In a generation when the world is becoming more and more digitised, Melbourne-based photographic artist, Linsey Gosper, chooses to return to the magic of the darkroom. In recent work, Gosper shows an increasing fascination with black and white photography, playing with light and shadow. The preference for print photography over the digital is something that is important to Gosper, describing her practice as “experimentation with the materiality of the photographic medium,” while investigating “the construction and performativity of identity, gender and sexuality.”
Gosper showed promise early in her career. She graduated from the University of Newcastle with a Bachelor of Fine Art (First Class Honours) in 2003 and was awarded the Annual Emerging Artists Prize the very same year, solidifying her as an up-an-coming artist to be reckoned with. Since her move to Melbourne in 2008, Gosper completed a Master of Fine Art by Research through the Victorian College of the Arts and has exhibited consistently in Melbourne’s inner suburbs. She also established the short-lived but influential independent gallery, Strange Neighbour. Through Gosper’s exhibitions she is able to communicate her ideas to the public while creating a name for herself among the Melbourne contemporary art scene.
In 2015, Gosper co-curated the exhibition ‘SEX’ with writer Jack Sargeant at Strange Neighbour. The five works in this exhibition examined both male and female sexuality. Boy, by Gosper, is a portrait of a young man standing naked, facing the camera, genitals exposed, a look of disinterest on his face. Across the left side of his chest are written the words ‘dead beat,’ his apathy highlighted by his unkempt hair. Eye, a joint creation of Gosper and Sargeant, is a wink to the sexual revolution of the 1960s when women began to explore their own sexuality. A woman sits on a black plastic chair, legs parted, her black polka dotted skirt raised above her waist. With her left hand, she gently spreads the labial folds to reveal a realistic glass eye, while her right hand holds a small mirror. The eye stares intently down into the mirror, carefully examining every aspect of itself.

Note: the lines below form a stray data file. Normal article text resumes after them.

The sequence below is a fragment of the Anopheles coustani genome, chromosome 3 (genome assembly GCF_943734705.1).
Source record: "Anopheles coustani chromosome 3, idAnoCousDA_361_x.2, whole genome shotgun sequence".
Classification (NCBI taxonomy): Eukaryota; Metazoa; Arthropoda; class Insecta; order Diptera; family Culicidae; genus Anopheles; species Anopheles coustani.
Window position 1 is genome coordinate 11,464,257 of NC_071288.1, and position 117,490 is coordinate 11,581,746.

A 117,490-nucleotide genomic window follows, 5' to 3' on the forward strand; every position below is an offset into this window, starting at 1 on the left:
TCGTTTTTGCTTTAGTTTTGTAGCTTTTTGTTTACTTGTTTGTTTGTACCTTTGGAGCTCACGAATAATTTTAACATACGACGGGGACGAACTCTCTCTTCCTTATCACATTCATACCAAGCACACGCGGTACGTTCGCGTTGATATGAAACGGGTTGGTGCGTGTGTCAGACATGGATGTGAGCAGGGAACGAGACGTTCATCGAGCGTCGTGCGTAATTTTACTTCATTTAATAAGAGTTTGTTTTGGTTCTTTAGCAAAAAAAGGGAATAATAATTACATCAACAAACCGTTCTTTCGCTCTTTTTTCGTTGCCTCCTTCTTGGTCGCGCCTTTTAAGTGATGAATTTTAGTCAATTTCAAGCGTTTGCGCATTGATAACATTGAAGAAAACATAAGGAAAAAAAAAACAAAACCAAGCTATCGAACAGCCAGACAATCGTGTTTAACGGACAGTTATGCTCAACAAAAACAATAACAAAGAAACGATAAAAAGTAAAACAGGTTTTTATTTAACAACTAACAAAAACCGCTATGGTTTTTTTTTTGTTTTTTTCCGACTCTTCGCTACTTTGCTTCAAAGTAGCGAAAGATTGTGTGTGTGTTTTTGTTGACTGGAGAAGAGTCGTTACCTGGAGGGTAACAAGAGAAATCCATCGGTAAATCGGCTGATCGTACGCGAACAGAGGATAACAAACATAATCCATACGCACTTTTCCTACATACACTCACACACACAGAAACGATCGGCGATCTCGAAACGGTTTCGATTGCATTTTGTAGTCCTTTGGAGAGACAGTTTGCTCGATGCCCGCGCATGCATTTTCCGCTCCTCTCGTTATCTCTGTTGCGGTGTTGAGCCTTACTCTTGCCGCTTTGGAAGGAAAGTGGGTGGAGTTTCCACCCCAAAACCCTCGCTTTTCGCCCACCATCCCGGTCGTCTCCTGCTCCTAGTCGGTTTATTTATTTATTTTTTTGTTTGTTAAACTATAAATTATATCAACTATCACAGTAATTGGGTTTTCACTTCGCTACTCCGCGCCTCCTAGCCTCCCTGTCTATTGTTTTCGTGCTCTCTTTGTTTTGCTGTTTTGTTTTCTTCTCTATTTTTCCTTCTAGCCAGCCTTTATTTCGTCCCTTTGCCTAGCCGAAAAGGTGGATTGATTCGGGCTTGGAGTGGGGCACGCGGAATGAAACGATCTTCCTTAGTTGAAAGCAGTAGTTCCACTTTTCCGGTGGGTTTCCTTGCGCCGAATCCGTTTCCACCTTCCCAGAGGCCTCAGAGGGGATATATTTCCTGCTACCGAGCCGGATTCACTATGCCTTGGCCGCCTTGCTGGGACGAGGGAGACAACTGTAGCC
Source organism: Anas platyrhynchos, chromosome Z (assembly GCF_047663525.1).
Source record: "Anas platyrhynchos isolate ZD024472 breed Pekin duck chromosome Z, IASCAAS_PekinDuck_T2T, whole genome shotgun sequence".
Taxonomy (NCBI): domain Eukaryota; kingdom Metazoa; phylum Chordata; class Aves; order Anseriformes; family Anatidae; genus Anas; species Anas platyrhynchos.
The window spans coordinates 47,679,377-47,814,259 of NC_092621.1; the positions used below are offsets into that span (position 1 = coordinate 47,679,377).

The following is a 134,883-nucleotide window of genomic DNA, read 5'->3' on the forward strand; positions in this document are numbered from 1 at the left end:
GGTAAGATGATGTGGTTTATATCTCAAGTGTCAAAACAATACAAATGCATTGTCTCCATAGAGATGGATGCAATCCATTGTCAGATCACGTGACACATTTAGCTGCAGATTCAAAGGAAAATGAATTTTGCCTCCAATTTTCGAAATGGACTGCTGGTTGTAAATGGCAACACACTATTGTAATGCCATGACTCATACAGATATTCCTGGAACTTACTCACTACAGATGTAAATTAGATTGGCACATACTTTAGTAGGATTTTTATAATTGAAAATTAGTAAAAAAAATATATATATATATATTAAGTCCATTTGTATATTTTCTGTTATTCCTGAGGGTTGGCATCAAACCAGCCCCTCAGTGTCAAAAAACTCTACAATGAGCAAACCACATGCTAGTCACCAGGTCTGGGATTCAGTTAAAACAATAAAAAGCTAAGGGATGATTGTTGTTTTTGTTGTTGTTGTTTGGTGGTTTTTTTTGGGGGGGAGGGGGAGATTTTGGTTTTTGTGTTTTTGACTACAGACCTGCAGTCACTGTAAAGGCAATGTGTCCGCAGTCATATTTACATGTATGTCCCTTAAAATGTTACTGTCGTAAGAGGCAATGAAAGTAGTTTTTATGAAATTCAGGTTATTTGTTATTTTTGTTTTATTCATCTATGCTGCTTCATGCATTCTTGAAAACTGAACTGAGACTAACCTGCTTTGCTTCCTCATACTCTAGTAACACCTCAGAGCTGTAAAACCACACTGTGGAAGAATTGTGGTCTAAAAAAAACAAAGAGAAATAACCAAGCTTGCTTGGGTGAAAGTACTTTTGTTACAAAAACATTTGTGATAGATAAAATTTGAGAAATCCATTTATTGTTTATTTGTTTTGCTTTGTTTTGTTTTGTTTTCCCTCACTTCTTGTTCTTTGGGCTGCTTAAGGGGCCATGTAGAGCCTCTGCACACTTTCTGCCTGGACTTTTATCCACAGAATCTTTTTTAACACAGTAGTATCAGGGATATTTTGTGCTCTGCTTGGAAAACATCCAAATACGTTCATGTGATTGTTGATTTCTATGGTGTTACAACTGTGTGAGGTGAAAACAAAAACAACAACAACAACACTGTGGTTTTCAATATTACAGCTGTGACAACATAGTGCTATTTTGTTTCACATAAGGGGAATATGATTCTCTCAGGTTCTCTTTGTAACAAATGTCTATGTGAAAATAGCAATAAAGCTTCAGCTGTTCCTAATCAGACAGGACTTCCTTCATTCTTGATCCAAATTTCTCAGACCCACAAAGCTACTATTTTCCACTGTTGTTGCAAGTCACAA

Similar themes were also expressed in an earlier exhibition, ‘Alone in my room.’ Here Gosper explored feminine sexuality through colour photographic works of solitary women juxtaposed with images of nature. Both sets of images contain a voyeuristic element. The women are alone, seemingly unaware they are being watched. Their bodies are exposed, yet their faces are not visible. In this way, the emphasis is not on the individual, but rather the actions they are undertaking. Some relax, motionless, while others literally take their sexuality into their own hands. When Gosper turns to nature the scenes are similarly solitary, featuring scenes of abandoned places. These serve to enhance the portraits by the presence of complimentary scenes, both thematically and compositionally.
The nature of woman’s position in society is critiqued in ‘Object Love,’ Gosper uses herself as subject in a series of six self-portraits. Each colour photograph presents Gosper as a different persona “based upon conventional versions of femininity.” The humorous works shed light on the absurd and contradictory nature of expectations placed upon women. Gosper poses enticingly with a vacuum cleaner in Domestic Python, nude apart from a gorilla mask in Furie and sexily holding a scrubbing brush in Ecstasy.
This year, Gosper is exhibiting in the independent curated event [not|fair] with work previously exhibited as one half of the public art project The Guardians. The project consisted of two large billboards that kept watch over Bakehouse Studios’ Hoddle Street wall in Carlton in May last year (2016). The billboards transported the traditional guardians of Paris to Melbourne where they watched over the recording artists as they attended the studio. One, Notre Dame’s famous gargoyles staring fiercely towards the door; the other, the sphinxes of la fontaine du Palmier spewing forth their nourishment as they bring water to the city. The use of black and white creates a chiaroscuro effect which emphasises the feeling of mystical awe associated with its maternal power as Gosper captures the moment of expulsion of clean drinking water to sustain the thirsty city.